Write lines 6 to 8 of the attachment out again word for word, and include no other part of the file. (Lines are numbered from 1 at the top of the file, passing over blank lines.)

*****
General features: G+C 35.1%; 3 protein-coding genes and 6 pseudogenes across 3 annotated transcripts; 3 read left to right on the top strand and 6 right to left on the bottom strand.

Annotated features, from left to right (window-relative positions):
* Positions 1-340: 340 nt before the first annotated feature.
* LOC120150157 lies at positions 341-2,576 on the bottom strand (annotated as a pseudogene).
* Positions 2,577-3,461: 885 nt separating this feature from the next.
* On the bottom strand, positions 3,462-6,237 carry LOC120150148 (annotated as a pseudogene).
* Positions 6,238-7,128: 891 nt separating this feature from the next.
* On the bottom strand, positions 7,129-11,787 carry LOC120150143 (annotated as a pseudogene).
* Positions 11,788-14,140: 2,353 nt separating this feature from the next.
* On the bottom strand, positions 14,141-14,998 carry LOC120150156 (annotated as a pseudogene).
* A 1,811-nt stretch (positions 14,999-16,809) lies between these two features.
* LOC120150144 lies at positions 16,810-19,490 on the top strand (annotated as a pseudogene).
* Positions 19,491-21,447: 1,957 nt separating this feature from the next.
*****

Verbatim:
* On the bottom strand, positions 3,462-6,237 carry LOC120150148 (annotated as a pseudogene).
* Positions 6,238-7,128: 891 nt separating this feature from the next.
* On the bottom strand, positions 7,129-11,787 carry LOC120150143 (annotated as a pseudogene).